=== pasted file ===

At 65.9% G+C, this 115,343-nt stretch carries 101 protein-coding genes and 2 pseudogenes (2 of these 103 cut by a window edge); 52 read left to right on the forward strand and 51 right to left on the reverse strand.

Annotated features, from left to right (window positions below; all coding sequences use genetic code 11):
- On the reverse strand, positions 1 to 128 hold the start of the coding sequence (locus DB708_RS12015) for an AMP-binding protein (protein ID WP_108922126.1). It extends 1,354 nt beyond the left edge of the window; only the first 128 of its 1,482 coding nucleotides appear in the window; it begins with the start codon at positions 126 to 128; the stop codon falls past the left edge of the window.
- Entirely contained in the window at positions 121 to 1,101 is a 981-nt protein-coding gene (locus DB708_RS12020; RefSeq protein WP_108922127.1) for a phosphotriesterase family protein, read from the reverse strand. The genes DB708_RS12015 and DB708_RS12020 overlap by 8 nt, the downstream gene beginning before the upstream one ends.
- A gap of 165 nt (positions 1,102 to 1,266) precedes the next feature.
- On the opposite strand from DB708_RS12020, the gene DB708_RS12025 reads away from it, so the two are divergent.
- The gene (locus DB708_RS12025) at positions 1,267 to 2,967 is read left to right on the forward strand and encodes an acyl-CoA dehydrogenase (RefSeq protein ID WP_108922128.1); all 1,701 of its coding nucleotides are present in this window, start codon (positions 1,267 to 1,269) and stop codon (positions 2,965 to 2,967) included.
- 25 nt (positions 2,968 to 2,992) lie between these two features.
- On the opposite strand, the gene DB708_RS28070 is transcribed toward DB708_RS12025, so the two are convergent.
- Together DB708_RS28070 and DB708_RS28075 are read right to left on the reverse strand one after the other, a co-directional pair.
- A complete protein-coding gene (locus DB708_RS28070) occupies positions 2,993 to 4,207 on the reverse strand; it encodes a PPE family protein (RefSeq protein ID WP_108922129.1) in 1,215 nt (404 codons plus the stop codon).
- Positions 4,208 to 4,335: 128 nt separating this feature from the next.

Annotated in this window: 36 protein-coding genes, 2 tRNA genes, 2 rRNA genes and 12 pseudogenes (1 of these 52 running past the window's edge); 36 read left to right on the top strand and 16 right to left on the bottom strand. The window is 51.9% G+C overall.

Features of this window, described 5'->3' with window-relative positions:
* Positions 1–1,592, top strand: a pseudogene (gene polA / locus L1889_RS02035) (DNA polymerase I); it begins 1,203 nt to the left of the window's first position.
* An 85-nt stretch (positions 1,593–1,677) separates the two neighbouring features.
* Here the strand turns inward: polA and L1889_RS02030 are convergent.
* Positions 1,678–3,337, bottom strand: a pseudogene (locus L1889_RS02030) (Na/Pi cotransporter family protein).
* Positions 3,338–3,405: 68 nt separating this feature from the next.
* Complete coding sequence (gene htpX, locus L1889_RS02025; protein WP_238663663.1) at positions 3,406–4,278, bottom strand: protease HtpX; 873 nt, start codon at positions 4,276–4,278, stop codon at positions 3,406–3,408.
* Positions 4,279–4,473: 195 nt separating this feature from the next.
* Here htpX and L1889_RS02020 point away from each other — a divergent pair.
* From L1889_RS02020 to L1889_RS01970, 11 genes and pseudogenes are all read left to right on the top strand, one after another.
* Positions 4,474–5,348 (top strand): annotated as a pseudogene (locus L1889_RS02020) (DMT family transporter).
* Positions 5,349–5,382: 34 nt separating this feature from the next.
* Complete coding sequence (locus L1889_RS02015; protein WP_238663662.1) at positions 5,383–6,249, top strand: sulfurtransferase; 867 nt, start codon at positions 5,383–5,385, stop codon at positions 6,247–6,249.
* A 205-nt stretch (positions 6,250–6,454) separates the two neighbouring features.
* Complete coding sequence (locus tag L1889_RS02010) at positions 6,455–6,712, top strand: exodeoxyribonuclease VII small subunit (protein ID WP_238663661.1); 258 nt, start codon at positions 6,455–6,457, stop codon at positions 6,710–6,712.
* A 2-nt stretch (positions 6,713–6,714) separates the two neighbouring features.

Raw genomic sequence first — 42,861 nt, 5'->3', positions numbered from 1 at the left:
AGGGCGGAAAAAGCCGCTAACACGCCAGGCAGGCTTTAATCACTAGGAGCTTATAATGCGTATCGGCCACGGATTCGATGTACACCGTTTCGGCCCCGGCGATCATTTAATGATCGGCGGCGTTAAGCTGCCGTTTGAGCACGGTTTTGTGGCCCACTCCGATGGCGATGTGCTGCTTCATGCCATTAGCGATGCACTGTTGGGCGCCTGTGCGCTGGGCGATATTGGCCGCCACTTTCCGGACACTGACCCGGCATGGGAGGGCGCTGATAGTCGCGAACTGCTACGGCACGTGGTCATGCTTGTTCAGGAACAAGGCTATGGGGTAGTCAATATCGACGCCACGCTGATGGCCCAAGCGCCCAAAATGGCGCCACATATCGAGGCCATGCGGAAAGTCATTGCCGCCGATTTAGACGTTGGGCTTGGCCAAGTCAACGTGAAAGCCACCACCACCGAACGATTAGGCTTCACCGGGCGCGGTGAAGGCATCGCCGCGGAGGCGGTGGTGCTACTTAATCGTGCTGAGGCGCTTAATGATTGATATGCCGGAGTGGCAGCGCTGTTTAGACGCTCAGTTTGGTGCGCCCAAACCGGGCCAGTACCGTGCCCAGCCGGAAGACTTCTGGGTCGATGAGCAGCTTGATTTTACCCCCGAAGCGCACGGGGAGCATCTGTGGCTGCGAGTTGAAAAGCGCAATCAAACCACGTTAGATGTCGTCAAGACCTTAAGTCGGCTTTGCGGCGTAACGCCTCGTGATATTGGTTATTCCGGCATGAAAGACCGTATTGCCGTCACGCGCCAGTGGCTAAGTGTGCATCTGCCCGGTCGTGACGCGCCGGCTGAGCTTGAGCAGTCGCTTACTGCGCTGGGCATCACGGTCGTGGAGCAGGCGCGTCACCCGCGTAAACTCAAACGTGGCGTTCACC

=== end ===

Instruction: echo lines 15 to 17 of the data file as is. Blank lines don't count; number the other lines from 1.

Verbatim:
* Positions 1–1,592, top strand: a pseudogene (gene polA / locus L1889_RS02035) (DNA polymerase I); it begins 1,203 nt to the left of the window's first position.
* An 85-nt stretch (positions 1,593–1,677) separates the two neighbouring features.
* Here the strand turns inward: polA and L1889_RS02030 are convergent.